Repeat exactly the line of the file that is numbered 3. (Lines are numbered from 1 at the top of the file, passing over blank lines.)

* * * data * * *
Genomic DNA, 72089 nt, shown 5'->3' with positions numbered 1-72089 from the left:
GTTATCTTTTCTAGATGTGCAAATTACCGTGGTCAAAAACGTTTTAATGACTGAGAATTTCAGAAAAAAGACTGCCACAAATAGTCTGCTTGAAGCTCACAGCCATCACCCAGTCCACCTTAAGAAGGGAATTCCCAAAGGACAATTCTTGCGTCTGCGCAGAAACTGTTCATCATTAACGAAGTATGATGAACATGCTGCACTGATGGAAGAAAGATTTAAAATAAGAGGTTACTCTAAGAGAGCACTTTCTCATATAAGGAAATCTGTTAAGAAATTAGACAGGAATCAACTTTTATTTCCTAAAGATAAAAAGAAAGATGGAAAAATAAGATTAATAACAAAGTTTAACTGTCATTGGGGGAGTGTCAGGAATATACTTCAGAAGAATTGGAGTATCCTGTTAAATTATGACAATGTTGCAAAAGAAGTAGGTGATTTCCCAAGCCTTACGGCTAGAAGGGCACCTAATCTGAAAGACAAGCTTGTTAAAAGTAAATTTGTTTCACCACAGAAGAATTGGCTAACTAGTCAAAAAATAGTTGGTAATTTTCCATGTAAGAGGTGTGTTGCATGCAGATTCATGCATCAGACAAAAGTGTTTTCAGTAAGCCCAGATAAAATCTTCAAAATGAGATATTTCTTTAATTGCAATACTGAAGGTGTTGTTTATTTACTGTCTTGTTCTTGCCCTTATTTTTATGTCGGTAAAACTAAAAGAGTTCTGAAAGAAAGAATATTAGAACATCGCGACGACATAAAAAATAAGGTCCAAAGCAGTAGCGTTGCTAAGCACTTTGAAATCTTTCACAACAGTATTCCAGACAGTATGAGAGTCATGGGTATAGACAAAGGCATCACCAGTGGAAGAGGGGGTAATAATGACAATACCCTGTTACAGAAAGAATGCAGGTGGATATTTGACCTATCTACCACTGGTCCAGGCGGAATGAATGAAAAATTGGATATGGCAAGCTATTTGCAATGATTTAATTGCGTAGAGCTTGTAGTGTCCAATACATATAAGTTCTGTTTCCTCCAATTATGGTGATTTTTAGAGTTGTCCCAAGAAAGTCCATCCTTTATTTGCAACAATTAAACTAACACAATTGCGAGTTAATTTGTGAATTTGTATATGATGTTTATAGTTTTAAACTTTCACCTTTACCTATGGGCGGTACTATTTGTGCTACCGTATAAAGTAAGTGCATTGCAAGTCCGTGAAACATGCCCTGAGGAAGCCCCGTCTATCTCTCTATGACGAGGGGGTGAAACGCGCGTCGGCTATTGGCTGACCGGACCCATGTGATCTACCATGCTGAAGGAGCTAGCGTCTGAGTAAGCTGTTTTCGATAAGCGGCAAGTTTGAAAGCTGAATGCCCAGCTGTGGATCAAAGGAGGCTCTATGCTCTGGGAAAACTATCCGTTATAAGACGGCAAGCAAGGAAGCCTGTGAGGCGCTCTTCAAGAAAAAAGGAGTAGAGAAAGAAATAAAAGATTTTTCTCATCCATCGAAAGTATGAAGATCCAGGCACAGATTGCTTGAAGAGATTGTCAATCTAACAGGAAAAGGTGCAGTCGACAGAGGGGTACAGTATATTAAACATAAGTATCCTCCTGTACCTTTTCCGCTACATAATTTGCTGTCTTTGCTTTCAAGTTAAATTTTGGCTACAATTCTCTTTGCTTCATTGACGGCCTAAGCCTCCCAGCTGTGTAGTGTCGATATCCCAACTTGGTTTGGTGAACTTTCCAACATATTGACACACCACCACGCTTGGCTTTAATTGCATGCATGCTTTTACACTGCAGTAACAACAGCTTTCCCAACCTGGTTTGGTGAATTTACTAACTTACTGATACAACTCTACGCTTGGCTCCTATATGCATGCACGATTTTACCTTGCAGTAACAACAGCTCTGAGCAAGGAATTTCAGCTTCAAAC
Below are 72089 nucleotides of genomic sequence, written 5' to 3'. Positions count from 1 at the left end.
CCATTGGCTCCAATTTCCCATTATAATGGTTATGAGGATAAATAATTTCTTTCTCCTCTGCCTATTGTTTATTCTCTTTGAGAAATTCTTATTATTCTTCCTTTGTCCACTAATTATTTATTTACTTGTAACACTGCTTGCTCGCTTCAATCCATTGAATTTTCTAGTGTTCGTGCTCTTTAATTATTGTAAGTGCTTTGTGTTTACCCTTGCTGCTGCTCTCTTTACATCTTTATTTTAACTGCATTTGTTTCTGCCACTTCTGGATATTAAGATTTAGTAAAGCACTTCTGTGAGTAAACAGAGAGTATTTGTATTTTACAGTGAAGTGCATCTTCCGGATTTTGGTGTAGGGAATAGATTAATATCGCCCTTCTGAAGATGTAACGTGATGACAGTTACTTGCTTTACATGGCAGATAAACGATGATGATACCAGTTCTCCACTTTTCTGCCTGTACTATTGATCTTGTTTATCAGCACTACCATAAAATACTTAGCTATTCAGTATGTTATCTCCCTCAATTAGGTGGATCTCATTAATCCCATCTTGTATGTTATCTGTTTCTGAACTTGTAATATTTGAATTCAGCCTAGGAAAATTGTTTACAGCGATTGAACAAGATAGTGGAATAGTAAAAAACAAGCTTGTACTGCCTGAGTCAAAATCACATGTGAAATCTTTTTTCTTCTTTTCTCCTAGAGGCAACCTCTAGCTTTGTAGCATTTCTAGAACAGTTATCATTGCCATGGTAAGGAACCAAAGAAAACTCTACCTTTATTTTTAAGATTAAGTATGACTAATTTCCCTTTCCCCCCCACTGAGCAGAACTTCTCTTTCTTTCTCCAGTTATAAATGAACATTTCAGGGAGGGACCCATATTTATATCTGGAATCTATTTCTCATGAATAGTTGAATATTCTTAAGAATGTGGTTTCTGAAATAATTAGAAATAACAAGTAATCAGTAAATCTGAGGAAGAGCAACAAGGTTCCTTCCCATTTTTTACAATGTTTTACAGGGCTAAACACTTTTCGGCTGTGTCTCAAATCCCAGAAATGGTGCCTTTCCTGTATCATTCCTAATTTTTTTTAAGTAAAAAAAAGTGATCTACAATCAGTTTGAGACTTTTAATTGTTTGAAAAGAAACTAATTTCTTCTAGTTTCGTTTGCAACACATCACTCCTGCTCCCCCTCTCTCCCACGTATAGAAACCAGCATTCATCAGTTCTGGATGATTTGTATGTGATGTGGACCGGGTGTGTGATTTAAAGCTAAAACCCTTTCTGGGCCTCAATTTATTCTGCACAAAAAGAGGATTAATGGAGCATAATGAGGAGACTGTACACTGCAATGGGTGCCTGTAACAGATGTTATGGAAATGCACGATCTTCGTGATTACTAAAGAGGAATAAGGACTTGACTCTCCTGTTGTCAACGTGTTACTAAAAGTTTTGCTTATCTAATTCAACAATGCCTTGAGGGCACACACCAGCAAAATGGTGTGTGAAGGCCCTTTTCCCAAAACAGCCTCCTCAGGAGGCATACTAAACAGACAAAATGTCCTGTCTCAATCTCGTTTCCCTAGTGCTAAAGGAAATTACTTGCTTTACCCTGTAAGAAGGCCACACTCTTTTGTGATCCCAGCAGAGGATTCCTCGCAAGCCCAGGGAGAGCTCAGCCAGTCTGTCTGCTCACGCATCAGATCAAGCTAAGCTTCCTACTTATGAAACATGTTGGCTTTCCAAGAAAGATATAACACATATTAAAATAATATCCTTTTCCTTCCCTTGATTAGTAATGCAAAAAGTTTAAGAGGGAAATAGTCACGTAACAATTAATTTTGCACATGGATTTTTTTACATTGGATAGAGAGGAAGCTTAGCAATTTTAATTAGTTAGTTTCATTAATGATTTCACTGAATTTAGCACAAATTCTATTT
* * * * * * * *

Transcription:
Below are 72089 nucleotides of genomic sequence, written 5' to 3'. Positions count from 1 at the left end.